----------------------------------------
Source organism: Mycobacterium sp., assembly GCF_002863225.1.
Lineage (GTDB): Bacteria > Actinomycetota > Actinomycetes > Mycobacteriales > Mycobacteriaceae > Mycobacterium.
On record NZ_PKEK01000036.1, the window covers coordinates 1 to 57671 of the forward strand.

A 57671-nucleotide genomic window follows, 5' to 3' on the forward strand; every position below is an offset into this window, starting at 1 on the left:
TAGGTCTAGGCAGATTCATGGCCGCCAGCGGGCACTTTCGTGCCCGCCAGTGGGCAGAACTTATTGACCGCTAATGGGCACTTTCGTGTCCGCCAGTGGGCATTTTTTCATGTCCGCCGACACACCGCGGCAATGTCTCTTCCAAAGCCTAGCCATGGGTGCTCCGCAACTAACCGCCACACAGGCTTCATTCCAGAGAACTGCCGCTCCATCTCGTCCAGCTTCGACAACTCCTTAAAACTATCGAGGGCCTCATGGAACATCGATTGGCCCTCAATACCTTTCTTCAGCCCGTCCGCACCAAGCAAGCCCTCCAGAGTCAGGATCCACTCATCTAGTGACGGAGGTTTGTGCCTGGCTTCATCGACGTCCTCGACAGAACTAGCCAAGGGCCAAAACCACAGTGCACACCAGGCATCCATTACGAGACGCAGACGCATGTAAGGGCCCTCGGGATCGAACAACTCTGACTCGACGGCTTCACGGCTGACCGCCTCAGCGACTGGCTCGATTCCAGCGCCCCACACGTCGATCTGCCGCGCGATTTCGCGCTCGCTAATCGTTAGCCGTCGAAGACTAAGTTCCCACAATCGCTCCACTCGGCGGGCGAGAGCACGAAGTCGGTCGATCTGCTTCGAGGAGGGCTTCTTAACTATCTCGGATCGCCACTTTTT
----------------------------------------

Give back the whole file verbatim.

Source organism: Mycobacterium sp., assembly GCF_002863225.1.
Lineage (GTDB): Bacteria > Actinomycetota > Actinomycetes > Mycobacteriales > Mycobacteriaceae > Mycobacterium.
On record NZ_PKEK01000036.1, the window covers coordinates 1 to 57671 of the forward strand.

A 57671-nucleotide genomic window follows, 5' to 3' on the forward strand; every position below is an offset into this window, starting at 1 on the left:
TAGGTCTAGGCAGATTCATGGCCGCCAGCGGGCACTTTCGTGCCCGCCAGTGGGCAGAACTTATTGACCGCTAATGGGCACTTTCGTGTCCGCCAGTGGGCATTTTTTCATGTCCGCCGACACACCGCGGCAATGTCTCTTCCAAAGCCTAGCCATGGGTGCTCCGCAACTAACCGCCACACAGGCTTCATTCCAGAGAACTGCCGCTCCATCTCGTCCAGCTTCGACAACTCCTTAAAACTATCGAGGGCCTCATGGAACATCGATTGGCCCTCAATACCTTTCTTCAGCCCGTCCGCACCAAGCAAGCCCTCCAGAGTCAGGATCCACTCATCTAGTGACGGAGGTTTGTGCCTGGCTTCATCGACGTCCTCGACAGAACTAGCCAAGGGCCAAAACCACAGTGCACACCAGGCATCCATTACGAGACGCAGACGCATGTAAGGGCCCTCGGGATCGAACAACTCTGACTCGACGGCTTCACGGCTGACCGCCTCAGCGACTGGCTCGATTCCAGCGCCCCACACGTCGATCTGCCGCGCGATTTCGCGCTCGCTAATCGTTAGCCGTCGAAGACTAAGTTCCCACAATCGCTCCACTCGGCGGGCGAGAGCACGAAGTCGGTCGATCTGCTTCGAGGAGGGCTTCTTAACTATCTCGGATCGCCACTTTTT